4. I gots no horse in this race, but from this and the last post, SF isn't the area coming off as "insufferably smug."

    PS: Not meant as a personal attack on you, Jon, just your view of this rivalry. I've enjoyed your writing for some time, and would think of you more as "sufferably smug."

  5. US/Canada? That's one pair. Something that comes more quickly to mind is Boston/Philly/Chicago/DC in the role of SF, and LA in the role of NYC. (Oddly enough, LA is the only town in the US that New Yorkers bother to get sniffy about. DC thinks that it is in this league; it is not.)

  6. "The bay area is Canada. LA is the U.S. We hardly notice them; they think obsessively about not being us."

    Frankly, your LA friend seems a bit narcissistic.

    I've lived in San Francisco for about 20 years. I think a fair amount about Washington, New York, Boston and various cities across the water; but seldom about LA. As for my neighbors, they may think obsessively about it ,I wouldn't know … but they seldom talk about it.

    PS–Asked a colleague, who answered … "We don't talk about LA because there's not much to say, beyond 'Flash, cash and trash'. Thank God we don't live there".

  7. The only reason we think constantly of not being you is because, well, thank ghod for that. And I'm with Mike on that… it's not Canada that's coming off as unsufferably smug, though what would one expect from Cali?

    Enjoy the Palinate that's coming your way!



  8. I don't see much obsessing about LA up here. Baseball brings out a little, but even then it's pretty minor.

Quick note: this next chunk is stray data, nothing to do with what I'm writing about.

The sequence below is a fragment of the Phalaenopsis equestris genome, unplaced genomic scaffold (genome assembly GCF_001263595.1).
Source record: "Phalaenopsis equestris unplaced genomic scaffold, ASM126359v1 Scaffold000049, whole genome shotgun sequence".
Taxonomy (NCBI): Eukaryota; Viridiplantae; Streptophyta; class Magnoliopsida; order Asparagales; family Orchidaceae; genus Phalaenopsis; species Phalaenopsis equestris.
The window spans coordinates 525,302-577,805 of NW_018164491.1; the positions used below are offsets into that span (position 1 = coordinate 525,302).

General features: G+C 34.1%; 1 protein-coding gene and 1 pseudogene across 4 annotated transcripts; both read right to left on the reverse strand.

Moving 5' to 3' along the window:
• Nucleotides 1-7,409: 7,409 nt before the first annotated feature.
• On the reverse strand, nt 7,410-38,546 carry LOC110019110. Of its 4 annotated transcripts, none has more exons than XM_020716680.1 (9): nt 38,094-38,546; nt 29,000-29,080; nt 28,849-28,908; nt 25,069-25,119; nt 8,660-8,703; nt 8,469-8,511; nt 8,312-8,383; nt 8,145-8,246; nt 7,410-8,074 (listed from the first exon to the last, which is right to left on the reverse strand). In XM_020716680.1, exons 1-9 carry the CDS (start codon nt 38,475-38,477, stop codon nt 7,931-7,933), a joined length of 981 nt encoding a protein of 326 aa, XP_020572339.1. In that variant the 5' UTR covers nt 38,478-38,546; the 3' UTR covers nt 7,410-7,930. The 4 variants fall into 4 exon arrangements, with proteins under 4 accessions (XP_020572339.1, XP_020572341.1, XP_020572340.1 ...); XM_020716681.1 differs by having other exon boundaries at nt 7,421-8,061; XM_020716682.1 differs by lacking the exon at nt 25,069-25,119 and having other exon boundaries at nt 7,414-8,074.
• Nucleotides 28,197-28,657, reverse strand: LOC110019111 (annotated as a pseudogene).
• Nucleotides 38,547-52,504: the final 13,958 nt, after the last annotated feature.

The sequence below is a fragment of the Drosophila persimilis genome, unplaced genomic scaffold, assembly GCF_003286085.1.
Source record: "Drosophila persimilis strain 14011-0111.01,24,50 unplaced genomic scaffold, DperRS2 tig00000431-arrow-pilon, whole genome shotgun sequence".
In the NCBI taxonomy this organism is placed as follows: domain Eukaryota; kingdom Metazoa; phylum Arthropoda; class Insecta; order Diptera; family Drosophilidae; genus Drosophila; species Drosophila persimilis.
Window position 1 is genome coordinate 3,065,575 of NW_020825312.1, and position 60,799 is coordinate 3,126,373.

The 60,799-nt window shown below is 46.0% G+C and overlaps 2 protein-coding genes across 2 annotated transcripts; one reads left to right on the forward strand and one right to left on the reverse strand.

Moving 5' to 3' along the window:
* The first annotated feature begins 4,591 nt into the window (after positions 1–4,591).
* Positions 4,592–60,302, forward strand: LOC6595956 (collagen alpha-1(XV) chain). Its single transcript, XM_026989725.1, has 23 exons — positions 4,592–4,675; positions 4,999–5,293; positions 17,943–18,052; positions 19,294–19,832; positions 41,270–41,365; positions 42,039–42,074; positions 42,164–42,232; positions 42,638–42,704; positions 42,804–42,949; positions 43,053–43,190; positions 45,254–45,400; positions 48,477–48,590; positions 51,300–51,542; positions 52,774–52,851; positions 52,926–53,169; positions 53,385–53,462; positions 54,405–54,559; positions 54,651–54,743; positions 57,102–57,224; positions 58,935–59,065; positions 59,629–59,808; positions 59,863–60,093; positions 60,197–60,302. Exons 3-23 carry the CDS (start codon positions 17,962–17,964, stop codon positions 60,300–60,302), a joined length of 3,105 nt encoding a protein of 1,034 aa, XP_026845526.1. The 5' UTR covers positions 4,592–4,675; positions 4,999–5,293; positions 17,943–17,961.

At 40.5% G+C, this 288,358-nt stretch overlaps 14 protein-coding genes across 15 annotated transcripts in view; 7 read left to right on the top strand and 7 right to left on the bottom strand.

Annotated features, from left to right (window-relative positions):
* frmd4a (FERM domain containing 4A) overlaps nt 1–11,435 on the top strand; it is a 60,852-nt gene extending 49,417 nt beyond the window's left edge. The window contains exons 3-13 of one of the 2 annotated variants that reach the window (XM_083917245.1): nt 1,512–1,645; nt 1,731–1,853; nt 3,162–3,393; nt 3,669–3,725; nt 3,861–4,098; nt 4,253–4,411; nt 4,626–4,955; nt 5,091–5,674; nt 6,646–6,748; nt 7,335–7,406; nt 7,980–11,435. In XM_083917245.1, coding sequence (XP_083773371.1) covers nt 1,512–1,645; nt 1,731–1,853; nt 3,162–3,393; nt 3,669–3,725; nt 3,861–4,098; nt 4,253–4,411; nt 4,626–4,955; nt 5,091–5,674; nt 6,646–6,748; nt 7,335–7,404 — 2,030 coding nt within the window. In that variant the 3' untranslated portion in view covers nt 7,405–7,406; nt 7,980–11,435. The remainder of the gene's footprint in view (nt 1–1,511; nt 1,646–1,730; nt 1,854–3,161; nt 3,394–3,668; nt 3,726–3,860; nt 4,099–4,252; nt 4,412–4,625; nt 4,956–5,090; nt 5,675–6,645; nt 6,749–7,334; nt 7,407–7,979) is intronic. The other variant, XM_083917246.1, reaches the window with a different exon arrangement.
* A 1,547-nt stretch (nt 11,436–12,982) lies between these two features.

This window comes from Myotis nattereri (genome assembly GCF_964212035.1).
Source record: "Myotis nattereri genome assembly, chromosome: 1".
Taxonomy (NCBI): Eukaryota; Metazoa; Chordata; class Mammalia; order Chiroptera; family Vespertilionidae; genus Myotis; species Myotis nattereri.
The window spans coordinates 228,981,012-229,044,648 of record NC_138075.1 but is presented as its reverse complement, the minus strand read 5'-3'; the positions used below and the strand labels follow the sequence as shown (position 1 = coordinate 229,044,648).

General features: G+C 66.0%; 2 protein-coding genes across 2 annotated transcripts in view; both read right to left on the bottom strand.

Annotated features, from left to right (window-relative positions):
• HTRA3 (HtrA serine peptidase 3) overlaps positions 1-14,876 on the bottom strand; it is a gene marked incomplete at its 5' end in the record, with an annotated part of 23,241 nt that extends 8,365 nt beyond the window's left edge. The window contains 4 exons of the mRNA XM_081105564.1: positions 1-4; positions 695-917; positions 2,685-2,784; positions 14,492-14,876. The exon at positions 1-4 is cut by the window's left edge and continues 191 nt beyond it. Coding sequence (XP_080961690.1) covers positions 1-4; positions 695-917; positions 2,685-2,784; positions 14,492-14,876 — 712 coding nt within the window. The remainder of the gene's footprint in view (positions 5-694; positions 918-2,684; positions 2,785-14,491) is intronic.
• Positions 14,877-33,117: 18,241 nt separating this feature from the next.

As for myself I think of LA as a weekend destination. Living there seems like missing the point.

  9. You've really met smug Canadians? I honestly didn't think they came in that flavor. All the Anglophone and most of the Francophone Canadians I've met are so nice I almost feel scared for them when they're in this country.

  10. As a former resident of the peninsula and current resident of the IE (therefore looked down upon by both San Franciscans and Angelenos) I have to say that my only real experience of this was the debate over whether it is "101" or "the 101". I am fluent in both 🙂

  11. As a San Franciscan living in New York, the analogy linking the Apple to the City of Angels is just false. San Francisco is the only American city with a population density rivaling NYC, and that's why they're two of the only cities in the country that have a pedestrian-friendly feel. SF is NY with better weather, a more laid back vibe, and better food. NYC is the greater of the two cities- no city in the world is greater than New York- but LA just isn't in the discussion.

    I don't hate LA (just the Dodgers), but the fact that its population is larger is irrelevant. It's the density that matters. Large swathes of LA just look like bland suburban California to me, the kind found pretty much anywhere between SLO and San Diego and including the Inland Empire. Loz Feliz/Silverlake are nice neighborhoods, but not pedestrian-friendly (natch) and not all that culturally rich unless you count hipsters as being cultural.

    Our beef with LA is that it dominates the archetype for the whole state. Ask most people, even other Americans, about California and they'll think of movie stars and palm trees and surfers. Us Bay Area folk feel that our part of the state simply gets left out.

  12. "SF is NY with better weather, a more laid back vibe, and better food."

    That's exactly it. (Although NYC's food situation has been much improved since the opening of the Alameda-Weehawken Burrito Tunnel.)

    I lived in SF for 10 years, NYC for eight, and I have to say, I never really thought about LA much at all. Frankly, I never really thought much about the rest of the country. When you live in a truly world class city, there isn't much reason to. I do admit that I don't like L.A., but it isn't any thing particular; I also don't really like Seattle or Cleveland or Boston. (Chicago has its points.) I'm currently not living in either, and really, really miss the vibrant chaos.

    If that sounds smug, just consider the difference in housing costs and you can feel smug about not living in a dense city.

  13. @Matt,

    You're being a bit unfair to Chicago by leaving it out. The Loop area has Manhattan-style density. Maybe even more so. And much better architecture than either NY or SF.